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How to Browse the Web Anonymously

by on April 24, 2012
in Computers and Software, Internet & Networking, Computer Safety & Support, Tips & How-Tos, Privacy, Tech 101 :: 25 comments

Internet spyingLooking for a job, searching for a divorce lawyer, researching a medical condition or commenting on sensitive political issues that you don’t want anyone to know about? Or maybe you're using a public network in a hotel or coffee shop. How do you keep others from seeing your browsing history or tracking what you’re doing on the Web?

When considering web "privacy," there are two pieces that matter. The first is anonymity: how to keep people from knowing what sites you're visiting. The second is privacy: how to keep people from accessing the information you send. Depending on your circumstances, you may care about protecting one or both of these pieces.

Private Browsing FirefoxProtecting your browsing history on your personal computer is easy. Each of the major browsers has a "private browsing" mode that deletes cookies, temporary Internet files and browsing history after you close the window so others with access to your PC won't be able to see what sites you visited.

  • Chrome – Click on the wrench in the far upper right of your screen, then “New Incognito Window.”
  • Firefox – Click on "Tools" then “Start Private Browsing.”
  • Internet Explorer –Click on the tools cog in the far upper right of your screen, then “Safety” and “InPrivate Browsing.”
  • Safari – Click on the settings cog in the upper right corner of your screen "Safari", then “Private Browsing.”

Someone with particularly nefarious purposes could install a key-logger program on your PC to track everything you type, which private browsing wouldn't protect. Security software on your PC should remove any key-loggers and is a must on any PC.

While these features will keep your history clean on your PC, they won’t stop your Internet Service Provider, your employer or the government from keeping track of where you go online. And the websites you visit can track your IP address, providing this information to others or using it for their own tracking purposes to serve up advertising. And if you're outside the U.S., certain countries may prevent you from visiting certain websites entirely.

In situations like this you need a more stealthy way to manage your browsing. And there are solutions that offer various levels of security.

Web Proxies

Free anonymous Web proxies, such as Anonymouse.org or HideMyAss.com, act as intermediaries between you and the sites you visit so your IP address stays hidden from the sites you’re visiting. However, the proxy itself does know your IP address, where you’re going online and when; this data can be turned over to others. And unless you're using secure connections to the proxy server (look for the "https" in the url), others on your network (your employer or your ISP) can see where you're going and what you're sending. Also, some free proxies are actually set up by hackers looking to steal your personal data, so stick with my recommendations.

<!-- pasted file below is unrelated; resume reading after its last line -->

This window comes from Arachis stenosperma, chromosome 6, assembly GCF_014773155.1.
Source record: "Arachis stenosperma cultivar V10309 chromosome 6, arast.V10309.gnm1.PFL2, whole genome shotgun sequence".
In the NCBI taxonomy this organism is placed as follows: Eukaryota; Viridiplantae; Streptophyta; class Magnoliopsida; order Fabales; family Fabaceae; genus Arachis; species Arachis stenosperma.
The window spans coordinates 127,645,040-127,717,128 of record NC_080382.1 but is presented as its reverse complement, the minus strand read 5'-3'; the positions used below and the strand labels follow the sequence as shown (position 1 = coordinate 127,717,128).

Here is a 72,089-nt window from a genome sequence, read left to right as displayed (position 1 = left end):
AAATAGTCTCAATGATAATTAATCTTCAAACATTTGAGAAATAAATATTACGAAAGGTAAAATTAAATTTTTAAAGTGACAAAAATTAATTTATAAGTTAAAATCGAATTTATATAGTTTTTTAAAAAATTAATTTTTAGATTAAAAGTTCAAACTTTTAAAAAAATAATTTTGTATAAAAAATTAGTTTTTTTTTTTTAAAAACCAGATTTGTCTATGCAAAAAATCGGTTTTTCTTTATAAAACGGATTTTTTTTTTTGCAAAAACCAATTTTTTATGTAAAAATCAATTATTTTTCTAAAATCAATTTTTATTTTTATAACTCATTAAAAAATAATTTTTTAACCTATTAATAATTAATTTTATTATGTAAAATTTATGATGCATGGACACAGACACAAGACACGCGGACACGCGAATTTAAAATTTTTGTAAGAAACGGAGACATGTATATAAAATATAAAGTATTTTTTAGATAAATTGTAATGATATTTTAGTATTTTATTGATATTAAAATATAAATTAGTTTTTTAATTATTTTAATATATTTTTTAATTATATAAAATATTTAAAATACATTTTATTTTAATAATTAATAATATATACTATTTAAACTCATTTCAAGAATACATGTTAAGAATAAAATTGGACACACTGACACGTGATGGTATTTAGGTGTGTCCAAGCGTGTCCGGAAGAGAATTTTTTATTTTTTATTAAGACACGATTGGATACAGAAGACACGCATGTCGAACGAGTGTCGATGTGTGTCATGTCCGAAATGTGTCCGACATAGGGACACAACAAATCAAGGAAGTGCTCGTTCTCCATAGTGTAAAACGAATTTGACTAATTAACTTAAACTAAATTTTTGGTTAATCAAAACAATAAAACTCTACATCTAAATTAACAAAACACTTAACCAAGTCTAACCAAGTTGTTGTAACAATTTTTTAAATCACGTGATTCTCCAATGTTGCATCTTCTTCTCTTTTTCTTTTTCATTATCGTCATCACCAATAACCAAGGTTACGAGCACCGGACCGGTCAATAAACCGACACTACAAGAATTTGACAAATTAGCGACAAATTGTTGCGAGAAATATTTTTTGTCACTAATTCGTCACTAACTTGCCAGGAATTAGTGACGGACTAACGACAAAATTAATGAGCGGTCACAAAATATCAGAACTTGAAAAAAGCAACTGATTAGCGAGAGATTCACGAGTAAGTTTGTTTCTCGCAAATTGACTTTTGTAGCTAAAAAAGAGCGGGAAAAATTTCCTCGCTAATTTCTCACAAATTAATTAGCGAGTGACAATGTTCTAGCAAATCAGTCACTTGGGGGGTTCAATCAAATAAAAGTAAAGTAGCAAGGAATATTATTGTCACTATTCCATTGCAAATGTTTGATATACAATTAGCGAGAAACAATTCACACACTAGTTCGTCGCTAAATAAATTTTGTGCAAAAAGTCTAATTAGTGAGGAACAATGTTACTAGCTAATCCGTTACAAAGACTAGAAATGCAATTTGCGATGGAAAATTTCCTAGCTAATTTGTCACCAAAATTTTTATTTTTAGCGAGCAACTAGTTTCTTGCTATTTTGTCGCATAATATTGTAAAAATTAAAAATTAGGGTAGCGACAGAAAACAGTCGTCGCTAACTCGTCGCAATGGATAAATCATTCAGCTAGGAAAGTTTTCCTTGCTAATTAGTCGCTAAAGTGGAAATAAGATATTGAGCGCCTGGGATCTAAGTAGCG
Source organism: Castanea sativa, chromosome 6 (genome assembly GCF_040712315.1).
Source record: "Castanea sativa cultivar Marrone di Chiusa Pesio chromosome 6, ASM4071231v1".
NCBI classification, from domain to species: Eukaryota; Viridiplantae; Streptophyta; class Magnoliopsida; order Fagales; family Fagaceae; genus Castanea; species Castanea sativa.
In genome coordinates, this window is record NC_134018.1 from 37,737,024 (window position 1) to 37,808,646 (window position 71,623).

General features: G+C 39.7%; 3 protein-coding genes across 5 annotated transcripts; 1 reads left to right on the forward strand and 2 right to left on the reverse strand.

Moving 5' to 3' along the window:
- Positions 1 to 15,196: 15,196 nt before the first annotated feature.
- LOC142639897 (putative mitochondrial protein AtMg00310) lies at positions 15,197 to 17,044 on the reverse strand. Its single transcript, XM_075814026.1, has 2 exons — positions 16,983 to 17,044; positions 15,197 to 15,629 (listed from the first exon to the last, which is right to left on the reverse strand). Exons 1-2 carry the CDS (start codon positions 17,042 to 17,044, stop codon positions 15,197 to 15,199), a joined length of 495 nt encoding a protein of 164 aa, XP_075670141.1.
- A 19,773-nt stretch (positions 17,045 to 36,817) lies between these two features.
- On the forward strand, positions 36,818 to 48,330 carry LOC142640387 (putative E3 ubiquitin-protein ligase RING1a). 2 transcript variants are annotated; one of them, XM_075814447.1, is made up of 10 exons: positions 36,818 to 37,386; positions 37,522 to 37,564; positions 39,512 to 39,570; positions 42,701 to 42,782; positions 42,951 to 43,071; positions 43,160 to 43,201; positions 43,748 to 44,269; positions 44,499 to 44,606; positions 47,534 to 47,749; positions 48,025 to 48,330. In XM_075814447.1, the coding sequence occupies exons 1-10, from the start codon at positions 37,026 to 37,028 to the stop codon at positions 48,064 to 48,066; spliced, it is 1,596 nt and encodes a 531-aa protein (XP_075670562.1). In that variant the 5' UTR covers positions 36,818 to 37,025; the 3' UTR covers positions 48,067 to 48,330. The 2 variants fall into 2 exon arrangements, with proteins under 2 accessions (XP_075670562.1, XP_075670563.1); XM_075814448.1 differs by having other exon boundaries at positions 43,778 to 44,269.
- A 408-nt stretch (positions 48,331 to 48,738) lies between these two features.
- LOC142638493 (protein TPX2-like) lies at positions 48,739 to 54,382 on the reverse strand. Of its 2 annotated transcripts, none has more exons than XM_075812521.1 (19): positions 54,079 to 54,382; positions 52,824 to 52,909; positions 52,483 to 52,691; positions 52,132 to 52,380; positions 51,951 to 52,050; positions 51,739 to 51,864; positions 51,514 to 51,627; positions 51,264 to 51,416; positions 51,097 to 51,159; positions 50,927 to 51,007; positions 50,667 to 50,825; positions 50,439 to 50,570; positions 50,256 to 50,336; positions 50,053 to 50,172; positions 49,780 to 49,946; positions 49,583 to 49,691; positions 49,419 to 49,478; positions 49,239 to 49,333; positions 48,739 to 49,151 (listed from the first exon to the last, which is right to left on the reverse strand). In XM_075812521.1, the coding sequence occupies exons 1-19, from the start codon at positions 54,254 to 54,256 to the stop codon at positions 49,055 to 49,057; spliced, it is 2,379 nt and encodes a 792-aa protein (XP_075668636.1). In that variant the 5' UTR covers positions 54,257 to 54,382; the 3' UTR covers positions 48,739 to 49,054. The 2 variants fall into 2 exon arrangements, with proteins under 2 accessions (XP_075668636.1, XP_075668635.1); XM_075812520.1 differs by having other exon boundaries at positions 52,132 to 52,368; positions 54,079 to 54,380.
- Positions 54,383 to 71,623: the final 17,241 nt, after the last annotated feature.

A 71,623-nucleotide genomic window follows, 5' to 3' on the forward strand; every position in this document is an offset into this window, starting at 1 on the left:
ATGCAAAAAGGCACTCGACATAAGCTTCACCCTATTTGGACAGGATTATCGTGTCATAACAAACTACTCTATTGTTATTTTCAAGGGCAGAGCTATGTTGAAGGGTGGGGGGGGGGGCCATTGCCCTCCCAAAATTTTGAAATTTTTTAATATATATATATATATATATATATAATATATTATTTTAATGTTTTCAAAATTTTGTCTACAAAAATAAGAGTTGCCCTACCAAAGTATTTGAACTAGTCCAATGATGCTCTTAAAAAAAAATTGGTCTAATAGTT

Tor

For more anonymity protection, you can use Tor, a free open network originally developed to protect government communications. Recommended by the privacy advocacy organization the Electronic Frontier Foundation (EFF), the Tor browser works with Firefox and lets you turn it on or off depending on when you need anonymity.

Tor https explanation from EFF

Click for interactive graphic from the EFF

Tor works by routing your traffic through a series of servers, operated by volunteers around the world, before sending it to your destination. This makes it very effective at hiding your IP address.

However, it has limitations. First, because of the number of servers your data passes through, Tor can be quite slow. And while data is encrypted between the servers, it is unencrypted when it leaves the last (exit) server and is passed to the website you're visiting. So anyone operating an exit server can see IDs, passwords and any other data you send unless you have a secure connection with the website you're visiting (look for the "https" in the url). It is widely speculated that various government agencies and hacker groups operate exit servers to collect information.